Tuesday, January 7, 2014

Silence . . . a feast for champions

Over this next year, I and our church Harris Chapel UMC are joining in with our Bishop Ken Carter to study a chapter each week from the Gospel of Luke and Book of Acts as a part of our spiritual practices in 2014. It is our hope that we grow deeper, wider and stronger roots through our weekly study and have a better understanding of the life and ministry of Jesus and that continued life and ministry as revealed in the early church. This and upcoming blogs are in response to how I have experienced the weekly scripture.

LUKE 1:20b -- "But because you didn't believe, you will remain silent, unable to speak until the day when these things happen."

I have a church member who reminds me quite often of a statement I shared once in a sermon: "Sometimes, talking is overrated."

Isn't that the truth.

More and more, I am beginning to take this to heart. Last month, during our church fast, I felt a call into silence and to make silence more of a discipline this year. I had just finished reading Lamentations 3:22-26 and it was that last verse of Jeremiah's lament that I kept being drawn back to: "It is good to wait in silence for the Lord's deliverance". I hadn't really paid attention to that verse before. I hadn't taken notice of Jeremiah's message of the feasts we need to have often -- feasts and meals of  silence.

Oh the things you learn in silence. The things you see. The things you hear.

Jeremiah used the language of  "good" to describe a prescription for living and in this text he was particularly speaking about a way of being when you find yourself under attack and under siege. He suggests moving into a foxhole of silence until the bullets have stopped flying and the enemy has been captured and overthrown. He suggests we just let the Lord handle it -- "wait in silence". And when it's all clear, we can once again emerge. Victorious.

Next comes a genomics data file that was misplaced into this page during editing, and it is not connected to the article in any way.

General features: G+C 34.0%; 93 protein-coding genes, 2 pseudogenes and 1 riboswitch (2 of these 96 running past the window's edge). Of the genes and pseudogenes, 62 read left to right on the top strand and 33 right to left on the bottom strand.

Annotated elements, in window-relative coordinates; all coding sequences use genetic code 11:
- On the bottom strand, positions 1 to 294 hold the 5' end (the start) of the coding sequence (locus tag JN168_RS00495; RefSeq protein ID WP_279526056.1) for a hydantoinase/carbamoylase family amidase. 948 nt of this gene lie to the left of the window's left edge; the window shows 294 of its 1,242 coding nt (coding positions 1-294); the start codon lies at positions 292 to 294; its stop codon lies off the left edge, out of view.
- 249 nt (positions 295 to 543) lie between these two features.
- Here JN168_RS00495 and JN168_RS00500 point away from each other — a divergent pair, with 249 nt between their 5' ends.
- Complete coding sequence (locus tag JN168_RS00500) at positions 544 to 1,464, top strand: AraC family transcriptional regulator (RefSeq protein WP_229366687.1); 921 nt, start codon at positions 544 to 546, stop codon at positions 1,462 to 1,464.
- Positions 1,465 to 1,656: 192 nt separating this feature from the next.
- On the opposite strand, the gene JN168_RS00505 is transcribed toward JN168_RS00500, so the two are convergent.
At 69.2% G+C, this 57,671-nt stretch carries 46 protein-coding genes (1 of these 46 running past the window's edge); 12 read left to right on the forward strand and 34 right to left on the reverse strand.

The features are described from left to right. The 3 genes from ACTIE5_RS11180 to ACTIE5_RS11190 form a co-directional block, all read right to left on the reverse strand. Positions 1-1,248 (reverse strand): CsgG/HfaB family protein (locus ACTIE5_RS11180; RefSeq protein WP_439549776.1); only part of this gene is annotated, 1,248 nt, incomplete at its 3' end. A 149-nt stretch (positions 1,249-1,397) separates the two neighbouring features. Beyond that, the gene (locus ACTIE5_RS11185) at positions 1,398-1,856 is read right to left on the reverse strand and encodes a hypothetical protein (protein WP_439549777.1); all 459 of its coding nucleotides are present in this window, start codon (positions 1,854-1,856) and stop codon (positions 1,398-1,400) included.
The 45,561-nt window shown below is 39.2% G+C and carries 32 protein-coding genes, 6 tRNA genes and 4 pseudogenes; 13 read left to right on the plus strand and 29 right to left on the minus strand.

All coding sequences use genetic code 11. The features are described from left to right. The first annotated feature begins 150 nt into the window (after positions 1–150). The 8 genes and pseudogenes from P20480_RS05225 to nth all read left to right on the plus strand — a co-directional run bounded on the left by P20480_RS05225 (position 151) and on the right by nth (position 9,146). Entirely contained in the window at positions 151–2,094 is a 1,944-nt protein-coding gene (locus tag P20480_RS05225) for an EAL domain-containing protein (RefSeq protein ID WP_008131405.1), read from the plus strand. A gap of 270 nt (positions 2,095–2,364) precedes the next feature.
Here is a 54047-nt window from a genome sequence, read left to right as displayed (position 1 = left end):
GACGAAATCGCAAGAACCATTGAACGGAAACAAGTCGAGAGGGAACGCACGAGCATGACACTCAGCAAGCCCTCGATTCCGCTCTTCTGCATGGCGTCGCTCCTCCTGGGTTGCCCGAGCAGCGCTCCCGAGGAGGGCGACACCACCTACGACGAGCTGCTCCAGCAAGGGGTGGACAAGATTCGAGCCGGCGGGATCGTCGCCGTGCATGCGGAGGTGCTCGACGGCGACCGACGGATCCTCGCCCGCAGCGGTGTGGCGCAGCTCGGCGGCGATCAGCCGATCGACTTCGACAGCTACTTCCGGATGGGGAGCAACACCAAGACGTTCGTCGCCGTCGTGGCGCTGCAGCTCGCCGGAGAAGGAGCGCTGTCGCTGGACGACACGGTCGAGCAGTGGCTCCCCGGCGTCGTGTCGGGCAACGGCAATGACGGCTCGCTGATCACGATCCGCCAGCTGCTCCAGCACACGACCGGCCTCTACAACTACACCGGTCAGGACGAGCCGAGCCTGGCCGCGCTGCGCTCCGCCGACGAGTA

Not a bad warfare strategy!

But this Luke text handles this feast of silence differently. Jeremiah's silence is self-imposed, unlike Zechariah who wasn't invited to simply, "Be Quiet and Listen" or to "Stop Talking", he is just silenced! The angel of God picks up the remote control, presses the mute button and keeps it on mute the entire length of his wife's pregnancy. For nine whole months, Zechariah is not able to say one word. How he must have felt, particularly if he was a talker. The thoughts that must have been going through his mind: "What in the world has happened?" "Am I really not going to be able to say anything for nine months?" "How is this going to work?" "Really!?"

I remember my own experience with silence. It started with a silent retreat in 2008. It was a part of orientation at Candler School of Theology where I would earn my Master of Divinity degree. And truth be told, I didn't really comprehend or understand what the silent retreat would entail. Let's just say, I saw silent on the email invitation, but I wasn't thinking silence -- certainly not silence for 3 1/2 hours. I thought I would lose it. I was a talker and I knew it. To engage in silence was a challenge. It was an act of surrender that made me nervous. Vulnerable. I later wrote about it: